I have some neighbors though who have a large vegetable garden in their backyard and who don’t view deer quite the same way. When I read the people on the different sides of the deer cull debate in Ann Arbor I know that deer are no longer unambiguously positive symbols. Susan and I have mostly given up on gardening, content with the trees, the hastas, and the variety of perennials that survive in the shade. Our surrender is probably more about the deep shade and the black walnut trees, but when the deer started eating some of Susan’s zinnia’s last year they attracted some ire. Deer thrive in the suburban ecotone that composes so much of our contemporary geography. The combination of some trees, some clearings, lots of tender plants and zero predators is deer heaven. It is a version of the spaces that they naturally prefer, along the edges of the forest and the clearing. As humans have reduced the number and size of large forests we have increased the amount of edge space. Once a forest becomes too small it won’t support larger predators and the deer are almost entirely off the hook.
Deer are a keystone species not just in a suburban ecotone like ours but also in any forest they inhabit. A keystone species plays a unique or crucial role in the way an ecosystem functions. Without the keystone species the ecosystem would be dramatically different or would disappear altogether. The first species to be thought of as a keystone species was the sea otter. To be healthy a kelp forest is dependent on the sea otter’s keeping sea urchins populations in check. Without sea otters the urchin will eat too much kelp and the who ecosystem degrades. One of the most dramatic examples of the impact of a keystone species was the reintroduction of the wolf to Yellowstone park. This put a new predatory pressure on elk, which had become too numerous in the park. In the 20 years since the wolves were reintroduced Yellowstone has gone from one active beaver colony to nine, which has helped to reshape the flow of the rivers, which has greatly increased the suitable habitat for fish. Many plants that had been overgrazed by the elk are flourishing and that has brought back birds and small animals that were disappearing.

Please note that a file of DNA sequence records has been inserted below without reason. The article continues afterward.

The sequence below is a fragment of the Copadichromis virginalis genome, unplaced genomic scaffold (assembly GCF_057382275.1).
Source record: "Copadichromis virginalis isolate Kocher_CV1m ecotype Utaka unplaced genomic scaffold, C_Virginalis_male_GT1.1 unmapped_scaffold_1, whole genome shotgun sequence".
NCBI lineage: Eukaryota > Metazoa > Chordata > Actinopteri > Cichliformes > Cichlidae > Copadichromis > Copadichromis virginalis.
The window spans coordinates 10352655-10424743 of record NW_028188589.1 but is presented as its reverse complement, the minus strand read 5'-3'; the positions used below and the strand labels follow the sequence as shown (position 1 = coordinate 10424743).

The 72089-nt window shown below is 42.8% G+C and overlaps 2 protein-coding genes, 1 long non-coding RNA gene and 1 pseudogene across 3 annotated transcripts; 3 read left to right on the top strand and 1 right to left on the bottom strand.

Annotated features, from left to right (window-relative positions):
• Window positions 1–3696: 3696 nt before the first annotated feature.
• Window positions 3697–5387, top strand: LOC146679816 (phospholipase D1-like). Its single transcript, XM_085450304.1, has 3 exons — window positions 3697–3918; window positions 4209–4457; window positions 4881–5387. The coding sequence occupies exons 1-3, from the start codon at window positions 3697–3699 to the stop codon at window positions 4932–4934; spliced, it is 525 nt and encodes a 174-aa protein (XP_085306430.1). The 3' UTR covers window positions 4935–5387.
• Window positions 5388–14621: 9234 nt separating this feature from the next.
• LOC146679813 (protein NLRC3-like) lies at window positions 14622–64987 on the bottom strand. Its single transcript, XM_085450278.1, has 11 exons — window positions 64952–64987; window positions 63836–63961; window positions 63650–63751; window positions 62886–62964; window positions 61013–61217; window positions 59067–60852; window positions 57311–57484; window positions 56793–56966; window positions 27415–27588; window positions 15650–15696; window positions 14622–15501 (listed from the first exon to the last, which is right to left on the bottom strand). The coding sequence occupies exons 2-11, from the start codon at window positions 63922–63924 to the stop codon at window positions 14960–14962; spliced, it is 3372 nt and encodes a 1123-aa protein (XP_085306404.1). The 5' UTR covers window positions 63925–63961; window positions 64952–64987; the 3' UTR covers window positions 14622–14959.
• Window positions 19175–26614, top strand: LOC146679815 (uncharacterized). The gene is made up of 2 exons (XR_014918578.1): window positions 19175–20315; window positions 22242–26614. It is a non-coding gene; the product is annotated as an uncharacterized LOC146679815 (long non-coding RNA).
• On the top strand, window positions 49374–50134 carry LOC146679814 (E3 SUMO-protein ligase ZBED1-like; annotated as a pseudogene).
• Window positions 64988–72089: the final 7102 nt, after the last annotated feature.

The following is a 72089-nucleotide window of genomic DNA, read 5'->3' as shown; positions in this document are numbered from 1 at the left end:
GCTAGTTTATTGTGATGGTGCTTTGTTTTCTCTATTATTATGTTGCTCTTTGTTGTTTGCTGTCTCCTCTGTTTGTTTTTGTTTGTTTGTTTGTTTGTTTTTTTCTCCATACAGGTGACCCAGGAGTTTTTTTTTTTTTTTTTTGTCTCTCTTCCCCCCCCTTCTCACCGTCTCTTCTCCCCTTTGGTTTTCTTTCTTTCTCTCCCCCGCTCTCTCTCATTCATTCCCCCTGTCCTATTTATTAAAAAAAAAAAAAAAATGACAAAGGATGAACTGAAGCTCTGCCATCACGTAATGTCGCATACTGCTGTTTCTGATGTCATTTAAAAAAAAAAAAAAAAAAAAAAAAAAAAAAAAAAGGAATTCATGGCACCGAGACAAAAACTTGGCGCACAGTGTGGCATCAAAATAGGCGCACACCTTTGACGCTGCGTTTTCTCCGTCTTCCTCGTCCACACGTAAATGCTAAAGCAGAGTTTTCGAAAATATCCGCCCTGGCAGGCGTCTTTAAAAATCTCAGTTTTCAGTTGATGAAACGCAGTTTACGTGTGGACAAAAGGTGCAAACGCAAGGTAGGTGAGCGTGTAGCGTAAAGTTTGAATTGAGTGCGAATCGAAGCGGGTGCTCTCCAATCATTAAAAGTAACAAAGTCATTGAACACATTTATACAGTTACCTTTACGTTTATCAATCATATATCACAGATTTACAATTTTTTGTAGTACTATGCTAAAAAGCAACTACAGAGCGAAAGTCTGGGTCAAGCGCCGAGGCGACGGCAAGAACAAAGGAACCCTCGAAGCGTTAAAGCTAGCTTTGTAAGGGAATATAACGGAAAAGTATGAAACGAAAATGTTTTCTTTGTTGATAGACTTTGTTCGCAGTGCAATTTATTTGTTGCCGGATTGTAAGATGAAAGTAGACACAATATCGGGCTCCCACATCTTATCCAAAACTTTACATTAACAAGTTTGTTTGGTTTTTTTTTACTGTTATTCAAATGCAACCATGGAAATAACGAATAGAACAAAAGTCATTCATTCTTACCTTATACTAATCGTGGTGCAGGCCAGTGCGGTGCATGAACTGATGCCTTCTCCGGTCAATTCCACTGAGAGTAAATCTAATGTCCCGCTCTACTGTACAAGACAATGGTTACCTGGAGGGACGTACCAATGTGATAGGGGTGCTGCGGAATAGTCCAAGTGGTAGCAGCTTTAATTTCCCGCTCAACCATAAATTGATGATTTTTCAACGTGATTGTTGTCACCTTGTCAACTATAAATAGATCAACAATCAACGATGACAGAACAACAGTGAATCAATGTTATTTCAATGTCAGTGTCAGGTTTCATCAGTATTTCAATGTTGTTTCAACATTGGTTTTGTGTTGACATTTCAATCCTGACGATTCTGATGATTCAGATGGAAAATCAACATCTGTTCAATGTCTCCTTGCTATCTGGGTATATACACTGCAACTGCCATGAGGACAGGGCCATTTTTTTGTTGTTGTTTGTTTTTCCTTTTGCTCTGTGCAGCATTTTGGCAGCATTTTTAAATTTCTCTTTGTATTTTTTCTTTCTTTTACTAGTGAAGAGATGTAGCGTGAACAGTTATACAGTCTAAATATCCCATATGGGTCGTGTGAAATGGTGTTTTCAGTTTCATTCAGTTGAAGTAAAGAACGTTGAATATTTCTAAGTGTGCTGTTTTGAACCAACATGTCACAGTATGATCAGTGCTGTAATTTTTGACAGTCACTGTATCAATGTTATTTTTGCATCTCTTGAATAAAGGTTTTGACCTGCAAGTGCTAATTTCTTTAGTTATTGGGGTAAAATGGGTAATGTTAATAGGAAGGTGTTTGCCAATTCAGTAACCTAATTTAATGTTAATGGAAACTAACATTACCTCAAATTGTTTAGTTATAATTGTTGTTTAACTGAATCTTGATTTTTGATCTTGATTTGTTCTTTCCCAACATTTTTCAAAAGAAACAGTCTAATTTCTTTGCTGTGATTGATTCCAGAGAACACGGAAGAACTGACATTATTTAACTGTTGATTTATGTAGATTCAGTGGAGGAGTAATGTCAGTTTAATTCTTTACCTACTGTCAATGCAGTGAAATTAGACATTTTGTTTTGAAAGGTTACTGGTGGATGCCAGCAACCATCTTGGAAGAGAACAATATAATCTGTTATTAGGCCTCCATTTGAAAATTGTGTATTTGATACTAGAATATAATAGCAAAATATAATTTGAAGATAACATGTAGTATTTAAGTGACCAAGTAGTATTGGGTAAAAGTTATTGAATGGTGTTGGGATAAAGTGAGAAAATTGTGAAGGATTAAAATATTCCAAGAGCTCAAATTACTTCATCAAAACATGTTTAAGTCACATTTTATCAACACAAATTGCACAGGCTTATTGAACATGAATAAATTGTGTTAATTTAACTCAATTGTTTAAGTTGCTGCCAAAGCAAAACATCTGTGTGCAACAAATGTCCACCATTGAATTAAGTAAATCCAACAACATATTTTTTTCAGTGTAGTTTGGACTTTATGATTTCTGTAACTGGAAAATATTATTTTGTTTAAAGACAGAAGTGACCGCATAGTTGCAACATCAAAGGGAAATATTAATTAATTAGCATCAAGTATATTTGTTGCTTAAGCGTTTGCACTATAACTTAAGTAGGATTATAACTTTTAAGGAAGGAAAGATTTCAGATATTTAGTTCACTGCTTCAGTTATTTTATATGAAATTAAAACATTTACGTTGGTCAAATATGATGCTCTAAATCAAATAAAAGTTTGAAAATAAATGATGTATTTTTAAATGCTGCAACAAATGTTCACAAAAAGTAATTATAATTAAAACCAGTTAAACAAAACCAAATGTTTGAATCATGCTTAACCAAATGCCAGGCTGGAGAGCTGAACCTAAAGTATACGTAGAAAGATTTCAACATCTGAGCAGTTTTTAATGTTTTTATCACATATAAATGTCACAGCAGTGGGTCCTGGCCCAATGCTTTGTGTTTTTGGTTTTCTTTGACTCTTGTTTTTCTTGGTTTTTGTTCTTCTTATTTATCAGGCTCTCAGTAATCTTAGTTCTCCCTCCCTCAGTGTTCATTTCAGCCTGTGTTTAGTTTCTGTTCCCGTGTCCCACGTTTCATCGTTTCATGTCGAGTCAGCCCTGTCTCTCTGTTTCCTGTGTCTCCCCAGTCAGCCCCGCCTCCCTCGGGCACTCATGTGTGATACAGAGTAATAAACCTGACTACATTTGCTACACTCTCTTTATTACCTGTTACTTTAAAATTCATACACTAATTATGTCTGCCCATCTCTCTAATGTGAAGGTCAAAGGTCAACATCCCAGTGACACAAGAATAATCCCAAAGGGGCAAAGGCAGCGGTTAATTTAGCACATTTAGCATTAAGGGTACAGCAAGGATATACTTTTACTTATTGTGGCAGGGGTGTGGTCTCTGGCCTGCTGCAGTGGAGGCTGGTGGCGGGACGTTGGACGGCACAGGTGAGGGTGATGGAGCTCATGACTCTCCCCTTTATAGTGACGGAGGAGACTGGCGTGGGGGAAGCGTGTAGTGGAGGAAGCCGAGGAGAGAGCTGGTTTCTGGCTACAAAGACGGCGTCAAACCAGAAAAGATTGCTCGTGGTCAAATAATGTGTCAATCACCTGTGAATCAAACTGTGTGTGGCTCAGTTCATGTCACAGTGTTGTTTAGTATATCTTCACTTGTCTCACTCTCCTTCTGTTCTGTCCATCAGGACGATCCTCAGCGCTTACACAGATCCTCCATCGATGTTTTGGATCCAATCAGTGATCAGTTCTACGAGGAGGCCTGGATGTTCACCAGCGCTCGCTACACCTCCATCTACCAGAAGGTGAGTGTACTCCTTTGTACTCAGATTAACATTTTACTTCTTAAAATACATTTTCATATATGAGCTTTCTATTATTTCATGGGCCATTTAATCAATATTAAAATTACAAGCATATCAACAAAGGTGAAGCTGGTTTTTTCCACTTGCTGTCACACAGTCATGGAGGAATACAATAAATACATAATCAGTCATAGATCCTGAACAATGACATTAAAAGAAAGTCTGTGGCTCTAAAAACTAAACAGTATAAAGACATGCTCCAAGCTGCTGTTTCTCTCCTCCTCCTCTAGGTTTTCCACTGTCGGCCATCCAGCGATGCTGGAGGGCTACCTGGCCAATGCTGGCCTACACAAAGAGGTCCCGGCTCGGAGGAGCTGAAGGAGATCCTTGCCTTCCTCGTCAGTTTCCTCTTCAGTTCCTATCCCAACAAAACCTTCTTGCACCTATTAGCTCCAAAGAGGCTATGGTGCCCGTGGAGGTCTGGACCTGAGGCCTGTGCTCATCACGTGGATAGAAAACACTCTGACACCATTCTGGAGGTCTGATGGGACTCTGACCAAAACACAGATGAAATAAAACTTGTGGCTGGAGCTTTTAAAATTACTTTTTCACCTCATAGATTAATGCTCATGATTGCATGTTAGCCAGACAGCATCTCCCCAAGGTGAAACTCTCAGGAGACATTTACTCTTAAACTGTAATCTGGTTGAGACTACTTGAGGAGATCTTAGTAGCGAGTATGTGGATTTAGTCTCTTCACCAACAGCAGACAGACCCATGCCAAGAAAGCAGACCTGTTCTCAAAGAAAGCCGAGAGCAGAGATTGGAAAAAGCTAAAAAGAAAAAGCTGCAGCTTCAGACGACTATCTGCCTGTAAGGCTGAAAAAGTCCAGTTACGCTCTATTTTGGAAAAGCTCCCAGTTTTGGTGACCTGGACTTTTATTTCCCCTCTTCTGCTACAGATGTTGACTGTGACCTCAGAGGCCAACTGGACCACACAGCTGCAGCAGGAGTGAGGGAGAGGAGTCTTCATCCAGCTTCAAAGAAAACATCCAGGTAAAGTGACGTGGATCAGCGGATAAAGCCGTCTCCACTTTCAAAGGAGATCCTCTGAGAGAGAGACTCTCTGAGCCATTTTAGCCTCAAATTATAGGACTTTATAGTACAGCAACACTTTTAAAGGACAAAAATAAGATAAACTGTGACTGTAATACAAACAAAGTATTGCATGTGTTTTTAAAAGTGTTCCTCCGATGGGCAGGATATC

In an oak forest, like the one that we live in in Washtenaw County the deer are a keystone species. They shape the undercover and by their dietary preferences control what plants thrive, and indirectly what insects, birds and small animals will have good habitat. As a large animal that eats mostly plants they allow for larger predators to survive. And, since there is little good habitat for large predators they are commonly killed in accidents with human cars creating food for scavengers. More humans are killed by deer every year than by any other animal. Interestingly, the role that the deer
now play here used to be played by the passenger pigeon. The passenger pigeon was much more numerous than the deer and their preferences and feeding cycle meant the the white oak used to be the dominant tree in our forests, but with their demise and the different cycle of deer the northern red oak has been on the rise.
God acts very much like a keystone species in the passage from Joel that we have been using as our theme scripture throughout our Slow Faith Movement Lent series. God has sent the locust in various species, God’s great army, against human habitation, but God also knows how to restore the ecosystem, to carpet again the wilderness pastures in green, to give the fig and the vine their full yield. The soil, the rain, the seasons, all will respond to the God will use the health of the ecosystem to restore the people so that they will never again be put to shame.
Joel makes a vivid and direct connection between the emotional health of the people and the ecological health of the land and it follows for me that the spiritual devotion of the people, their willingness to follow God and God’s action in the world are deeply connected. This message, that God will save God’s people from shame is a powerful restorative message to a people caught up in climate change.